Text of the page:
ATLANTIC CITY, N.J. - New Jersey’s casinos and racetracks are now taking bets on competitive video game tournaments, looking to expand the state’s fast-growing sports betting industry to the $1 billion video tournament market.
The state Division of Gaming Enforcement gave approval Thursday to wagering on what gambling companies hope will be a significant new source of revenue from young people who are not enamored of traditional casino games but spend hours on end playing and watching video games.
The Borgata casino took New Jersey’s first bet Thursday on the League of Legends championship this week in Paris. FOX 29's Howard Eskin bet $100 on Team G2 to win the title.
The activity is rapidly growing in popularity around the world, and Atlantic City wants to become a major player in it.
“Borgata is proud to be at the forefront of this significant milestone as we look to engage with future generations of esports fans as well as traditional sports fans,” said Borgata president Marcus Glover.
Esports is already well-established in the United States and growing rapidly. In 2016, the Downtown Grand in Las Vegas built an esports lounge, hosted tournaments and, with bookmaker William Hill, took the first sports wager placed in Nevada on an esports tournament.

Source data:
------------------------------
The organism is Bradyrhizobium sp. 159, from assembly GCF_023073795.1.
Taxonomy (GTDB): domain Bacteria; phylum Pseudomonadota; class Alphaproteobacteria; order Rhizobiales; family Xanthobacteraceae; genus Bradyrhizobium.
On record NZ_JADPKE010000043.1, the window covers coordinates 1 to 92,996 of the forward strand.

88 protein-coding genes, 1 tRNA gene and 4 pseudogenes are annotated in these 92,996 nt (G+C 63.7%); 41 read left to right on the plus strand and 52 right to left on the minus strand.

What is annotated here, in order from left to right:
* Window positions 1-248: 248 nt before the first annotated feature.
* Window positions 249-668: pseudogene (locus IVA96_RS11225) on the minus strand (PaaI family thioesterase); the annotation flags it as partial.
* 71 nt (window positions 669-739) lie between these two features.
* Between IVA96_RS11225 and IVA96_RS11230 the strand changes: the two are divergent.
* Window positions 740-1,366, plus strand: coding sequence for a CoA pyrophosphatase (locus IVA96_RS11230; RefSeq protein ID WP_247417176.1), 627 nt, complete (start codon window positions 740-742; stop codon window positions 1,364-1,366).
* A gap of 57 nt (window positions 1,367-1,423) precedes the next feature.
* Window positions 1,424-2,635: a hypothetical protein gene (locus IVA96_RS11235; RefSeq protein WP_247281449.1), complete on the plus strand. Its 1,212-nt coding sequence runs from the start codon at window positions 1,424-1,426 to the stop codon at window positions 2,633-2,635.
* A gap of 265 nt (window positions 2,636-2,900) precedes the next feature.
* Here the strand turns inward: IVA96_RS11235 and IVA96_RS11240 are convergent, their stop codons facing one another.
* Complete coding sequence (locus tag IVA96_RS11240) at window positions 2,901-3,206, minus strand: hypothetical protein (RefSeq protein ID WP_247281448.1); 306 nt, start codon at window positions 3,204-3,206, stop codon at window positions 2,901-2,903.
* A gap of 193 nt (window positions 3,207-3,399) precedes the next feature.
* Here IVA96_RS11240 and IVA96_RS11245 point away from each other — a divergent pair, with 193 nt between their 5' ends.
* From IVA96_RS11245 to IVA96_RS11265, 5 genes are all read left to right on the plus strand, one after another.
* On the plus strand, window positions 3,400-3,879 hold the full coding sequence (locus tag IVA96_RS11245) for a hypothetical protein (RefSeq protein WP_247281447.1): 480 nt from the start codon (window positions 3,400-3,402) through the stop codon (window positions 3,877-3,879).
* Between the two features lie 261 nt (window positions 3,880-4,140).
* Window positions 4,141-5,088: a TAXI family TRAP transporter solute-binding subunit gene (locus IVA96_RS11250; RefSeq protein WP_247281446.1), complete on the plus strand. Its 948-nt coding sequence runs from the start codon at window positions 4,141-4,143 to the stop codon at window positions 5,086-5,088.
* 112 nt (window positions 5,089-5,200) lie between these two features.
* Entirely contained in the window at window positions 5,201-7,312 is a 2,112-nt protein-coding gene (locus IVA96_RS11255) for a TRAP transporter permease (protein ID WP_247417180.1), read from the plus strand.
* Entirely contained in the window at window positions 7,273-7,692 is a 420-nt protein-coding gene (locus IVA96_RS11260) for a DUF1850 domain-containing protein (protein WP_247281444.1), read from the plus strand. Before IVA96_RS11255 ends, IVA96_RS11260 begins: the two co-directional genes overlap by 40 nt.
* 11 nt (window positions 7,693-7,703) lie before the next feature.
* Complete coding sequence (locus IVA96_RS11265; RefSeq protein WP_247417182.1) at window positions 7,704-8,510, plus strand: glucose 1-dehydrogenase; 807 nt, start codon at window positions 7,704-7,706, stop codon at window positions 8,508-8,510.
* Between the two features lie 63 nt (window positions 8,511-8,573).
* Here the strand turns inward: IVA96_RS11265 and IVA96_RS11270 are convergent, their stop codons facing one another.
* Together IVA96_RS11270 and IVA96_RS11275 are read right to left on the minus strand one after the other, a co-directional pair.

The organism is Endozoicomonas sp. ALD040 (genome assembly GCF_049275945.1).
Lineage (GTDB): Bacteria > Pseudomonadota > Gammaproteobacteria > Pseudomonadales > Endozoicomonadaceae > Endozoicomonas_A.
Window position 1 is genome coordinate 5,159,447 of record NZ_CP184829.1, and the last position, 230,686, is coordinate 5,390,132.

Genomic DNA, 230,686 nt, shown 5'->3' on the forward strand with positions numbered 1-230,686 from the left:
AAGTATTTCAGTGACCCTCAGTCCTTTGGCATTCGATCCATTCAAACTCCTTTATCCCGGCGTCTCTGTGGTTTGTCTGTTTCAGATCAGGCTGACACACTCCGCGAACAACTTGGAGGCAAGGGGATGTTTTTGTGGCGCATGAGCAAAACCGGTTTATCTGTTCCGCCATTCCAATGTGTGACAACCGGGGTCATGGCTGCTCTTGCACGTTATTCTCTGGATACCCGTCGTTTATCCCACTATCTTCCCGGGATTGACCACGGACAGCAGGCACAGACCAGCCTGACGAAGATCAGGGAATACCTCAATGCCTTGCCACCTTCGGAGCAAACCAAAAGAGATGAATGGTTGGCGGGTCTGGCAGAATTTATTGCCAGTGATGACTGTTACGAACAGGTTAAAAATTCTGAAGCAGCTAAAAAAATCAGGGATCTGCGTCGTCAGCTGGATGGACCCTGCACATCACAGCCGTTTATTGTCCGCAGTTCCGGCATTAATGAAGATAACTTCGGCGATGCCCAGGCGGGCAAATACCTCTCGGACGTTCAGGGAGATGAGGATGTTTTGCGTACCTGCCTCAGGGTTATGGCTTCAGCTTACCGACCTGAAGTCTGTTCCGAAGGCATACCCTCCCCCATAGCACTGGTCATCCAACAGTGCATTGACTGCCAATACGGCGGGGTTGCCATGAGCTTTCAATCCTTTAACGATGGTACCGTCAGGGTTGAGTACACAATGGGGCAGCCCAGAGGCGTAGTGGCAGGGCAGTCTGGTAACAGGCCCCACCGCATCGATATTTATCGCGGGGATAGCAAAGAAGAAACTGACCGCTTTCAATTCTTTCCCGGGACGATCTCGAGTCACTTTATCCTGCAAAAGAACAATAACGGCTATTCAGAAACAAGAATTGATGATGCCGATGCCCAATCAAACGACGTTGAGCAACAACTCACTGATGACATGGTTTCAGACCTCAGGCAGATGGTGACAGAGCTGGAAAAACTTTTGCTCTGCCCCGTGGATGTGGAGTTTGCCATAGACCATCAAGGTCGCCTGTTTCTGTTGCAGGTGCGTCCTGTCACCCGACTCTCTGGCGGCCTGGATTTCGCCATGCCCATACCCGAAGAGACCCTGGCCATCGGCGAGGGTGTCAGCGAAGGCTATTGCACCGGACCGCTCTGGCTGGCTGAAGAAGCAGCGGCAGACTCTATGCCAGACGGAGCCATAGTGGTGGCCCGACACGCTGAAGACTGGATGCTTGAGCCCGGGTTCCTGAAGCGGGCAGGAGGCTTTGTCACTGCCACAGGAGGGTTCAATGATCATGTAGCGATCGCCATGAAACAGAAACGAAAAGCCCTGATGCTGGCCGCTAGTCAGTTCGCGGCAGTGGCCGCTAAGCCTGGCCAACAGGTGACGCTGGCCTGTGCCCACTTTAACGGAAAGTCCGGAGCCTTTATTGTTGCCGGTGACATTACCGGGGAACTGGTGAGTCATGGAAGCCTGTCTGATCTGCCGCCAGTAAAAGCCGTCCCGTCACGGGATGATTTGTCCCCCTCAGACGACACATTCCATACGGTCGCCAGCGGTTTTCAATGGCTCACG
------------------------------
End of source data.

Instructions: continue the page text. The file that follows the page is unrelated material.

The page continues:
Major gambling companies including Casesars Entertainment and MGM Resorts International have invested in esports tournaments and facilities.
The market research firm Newzoo puts esports at a $1.1 billion market this year worldwide, up nearly 27% from a year earlier. The company projects it will generate $1.8 billion in economic activity by 2022.
It said the global esports audience will reach more than 453 million people this year.
But David Schwartz, a gambling expert at the University of Nevada-Las Vegas, said the esports market is still small — for now.
“I think in the short term, betting on esports has the potential to be a small growth area,” he said. “There is definitely fan interest, but right now betting on sports outside of the big three — football, basketball, baseball — is pretty small in the U.S. So it would be a small share of a small share of the overall sports betting handle.
“As with any new sport, there may be concerns over match-fixing and other compliance issues, which may further slow the growth of the market for esports betting,” he said. “In the future, of course, it may become a much bigger segment, if bettors decide they want to gamble on it.”
New Jersey gambling regulators said they thoroughly investigated the tournament until they were satisfied as to its integrity before approving bets on it.
In New Jersey, Isle of Man-based Continent 8 is built a $5 million data center at the Atlantic City Convention Center to serve not only the data-intensive esports industry, but internet gambling and sports betting technologies as well.
Several Atlantic City casinos have held tournaments in the last two years. And Stockton University is joining the Eastern College Athletic Conference’s intercollegiate esports competition.